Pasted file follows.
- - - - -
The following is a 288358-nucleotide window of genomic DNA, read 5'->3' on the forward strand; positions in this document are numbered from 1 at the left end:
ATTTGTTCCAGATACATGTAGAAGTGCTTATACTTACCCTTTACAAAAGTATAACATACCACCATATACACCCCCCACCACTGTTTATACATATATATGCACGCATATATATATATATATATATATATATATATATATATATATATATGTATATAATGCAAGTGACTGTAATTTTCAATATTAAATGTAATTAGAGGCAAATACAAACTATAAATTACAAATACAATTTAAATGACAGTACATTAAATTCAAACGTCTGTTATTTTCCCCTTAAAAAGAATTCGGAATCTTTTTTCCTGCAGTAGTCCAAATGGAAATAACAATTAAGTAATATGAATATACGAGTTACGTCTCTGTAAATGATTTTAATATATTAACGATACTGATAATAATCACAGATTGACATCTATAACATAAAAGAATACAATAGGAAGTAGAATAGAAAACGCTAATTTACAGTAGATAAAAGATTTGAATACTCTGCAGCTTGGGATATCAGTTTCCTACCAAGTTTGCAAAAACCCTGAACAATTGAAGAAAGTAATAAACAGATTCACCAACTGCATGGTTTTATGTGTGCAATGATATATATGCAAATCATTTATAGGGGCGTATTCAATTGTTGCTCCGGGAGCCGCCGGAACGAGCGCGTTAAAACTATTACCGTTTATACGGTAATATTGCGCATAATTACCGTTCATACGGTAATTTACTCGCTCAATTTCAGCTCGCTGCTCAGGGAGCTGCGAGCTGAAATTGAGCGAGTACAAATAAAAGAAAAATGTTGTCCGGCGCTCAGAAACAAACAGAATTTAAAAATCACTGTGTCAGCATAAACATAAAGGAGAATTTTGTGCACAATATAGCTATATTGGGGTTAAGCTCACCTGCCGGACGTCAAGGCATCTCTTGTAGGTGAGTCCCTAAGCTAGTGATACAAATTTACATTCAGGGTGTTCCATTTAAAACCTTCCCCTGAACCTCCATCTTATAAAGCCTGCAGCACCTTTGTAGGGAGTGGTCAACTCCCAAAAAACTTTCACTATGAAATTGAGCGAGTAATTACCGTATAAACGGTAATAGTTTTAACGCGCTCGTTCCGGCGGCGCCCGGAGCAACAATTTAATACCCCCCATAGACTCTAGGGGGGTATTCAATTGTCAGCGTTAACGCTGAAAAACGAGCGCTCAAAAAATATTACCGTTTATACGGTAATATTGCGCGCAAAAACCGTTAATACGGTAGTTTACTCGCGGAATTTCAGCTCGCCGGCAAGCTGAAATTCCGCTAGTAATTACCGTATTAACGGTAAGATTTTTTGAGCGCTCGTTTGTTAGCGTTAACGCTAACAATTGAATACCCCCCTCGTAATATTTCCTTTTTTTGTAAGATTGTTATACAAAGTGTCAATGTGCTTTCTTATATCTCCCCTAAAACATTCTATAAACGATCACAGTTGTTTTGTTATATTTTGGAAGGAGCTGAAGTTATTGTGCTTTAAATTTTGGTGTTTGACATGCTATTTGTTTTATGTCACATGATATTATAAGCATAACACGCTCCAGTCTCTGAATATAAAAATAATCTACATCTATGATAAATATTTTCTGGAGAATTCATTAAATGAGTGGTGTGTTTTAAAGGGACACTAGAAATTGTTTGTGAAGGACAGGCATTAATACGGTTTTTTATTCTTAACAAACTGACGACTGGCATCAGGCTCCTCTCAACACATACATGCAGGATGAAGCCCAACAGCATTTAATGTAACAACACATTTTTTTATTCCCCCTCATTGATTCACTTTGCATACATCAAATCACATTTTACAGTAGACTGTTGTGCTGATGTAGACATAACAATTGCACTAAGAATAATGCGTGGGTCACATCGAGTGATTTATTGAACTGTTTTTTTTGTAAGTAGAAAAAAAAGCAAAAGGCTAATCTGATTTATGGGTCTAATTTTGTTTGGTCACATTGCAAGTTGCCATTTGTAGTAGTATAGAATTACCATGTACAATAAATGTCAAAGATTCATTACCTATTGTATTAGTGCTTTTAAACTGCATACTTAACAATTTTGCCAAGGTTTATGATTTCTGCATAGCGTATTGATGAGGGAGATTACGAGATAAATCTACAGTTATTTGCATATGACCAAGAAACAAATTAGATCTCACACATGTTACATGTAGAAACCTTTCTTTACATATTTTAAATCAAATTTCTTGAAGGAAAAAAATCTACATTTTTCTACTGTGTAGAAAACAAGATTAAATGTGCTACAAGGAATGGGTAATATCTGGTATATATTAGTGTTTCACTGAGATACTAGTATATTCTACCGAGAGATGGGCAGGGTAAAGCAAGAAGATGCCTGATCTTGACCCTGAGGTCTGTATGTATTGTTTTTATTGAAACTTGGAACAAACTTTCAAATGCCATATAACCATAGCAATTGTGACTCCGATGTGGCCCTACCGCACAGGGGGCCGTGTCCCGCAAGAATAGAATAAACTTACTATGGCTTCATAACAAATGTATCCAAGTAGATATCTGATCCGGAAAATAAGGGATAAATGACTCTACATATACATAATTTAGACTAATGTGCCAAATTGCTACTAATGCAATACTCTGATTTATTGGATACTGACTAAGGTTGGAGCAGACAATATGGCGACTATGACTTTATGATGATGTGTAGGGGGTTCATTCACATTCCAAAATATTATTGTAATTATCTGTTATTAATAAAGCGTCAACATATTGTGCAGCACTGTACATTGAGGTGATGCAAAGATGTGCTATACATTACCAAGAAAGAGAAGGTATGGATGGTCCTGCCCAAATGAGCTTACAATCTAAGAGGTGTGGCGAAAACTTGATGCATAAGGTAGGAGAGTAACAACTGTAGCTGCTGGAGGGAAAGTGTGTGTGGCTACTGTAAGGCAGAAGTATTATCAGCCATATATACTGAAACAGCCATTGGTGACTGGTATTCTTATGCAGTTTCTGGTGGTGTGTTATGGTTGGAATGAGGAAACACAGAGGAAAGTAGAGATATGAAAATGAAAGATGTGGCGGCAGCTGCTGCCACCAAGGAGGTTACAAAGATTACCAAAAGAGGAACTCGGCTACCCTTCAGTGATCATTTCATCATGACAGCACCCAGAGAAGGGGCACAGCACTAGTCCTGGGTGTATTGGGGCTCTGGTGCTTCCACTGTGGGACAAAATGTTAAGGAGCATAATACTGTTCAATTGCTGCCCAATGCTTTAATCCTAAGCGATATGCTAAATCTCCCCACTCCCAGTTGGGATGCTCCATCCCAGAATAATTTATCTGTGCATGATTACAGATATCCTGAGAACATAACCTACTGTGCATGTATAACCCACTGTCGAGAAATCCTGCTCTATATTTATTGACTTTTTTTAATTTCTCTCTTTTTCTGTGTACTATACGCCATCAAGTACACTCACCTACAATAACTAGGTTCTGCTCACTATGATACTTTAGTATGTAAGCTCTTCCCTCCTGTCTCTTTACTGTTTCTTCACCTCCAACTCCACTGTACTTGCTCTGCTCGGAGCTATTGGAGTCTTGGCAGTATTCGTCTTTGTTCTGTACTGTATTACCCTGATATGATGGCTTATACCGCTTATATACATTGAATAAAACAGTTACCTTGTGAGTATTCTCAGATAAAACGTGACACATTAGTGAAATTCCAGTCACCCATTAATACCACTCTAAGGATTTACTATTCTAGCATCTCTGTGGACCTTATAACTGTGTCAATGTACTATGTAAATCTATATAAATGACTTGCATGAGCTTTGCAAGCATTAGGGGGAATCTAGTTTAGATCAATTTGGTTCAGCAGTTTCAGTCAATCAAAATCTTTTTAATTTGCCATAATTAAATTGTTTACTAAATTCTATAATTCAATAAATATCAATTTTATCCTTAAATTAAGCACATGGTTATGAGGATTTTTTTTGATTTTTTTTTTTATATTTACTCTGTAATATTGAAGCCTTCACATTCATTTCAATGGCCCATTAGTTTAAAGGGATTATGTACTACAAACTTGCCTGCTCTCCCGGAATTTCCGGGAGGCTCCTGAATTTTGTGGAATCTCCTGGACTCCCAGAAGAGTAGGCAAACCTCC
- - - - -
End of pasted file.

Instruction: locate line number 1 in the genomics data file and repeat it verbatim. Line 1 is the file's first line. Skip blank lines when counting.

The following is a 288358-nucleotide window of genomic DNA, read 5'->3' on the forward strand; positions in this document are numbered from 1 at the left end: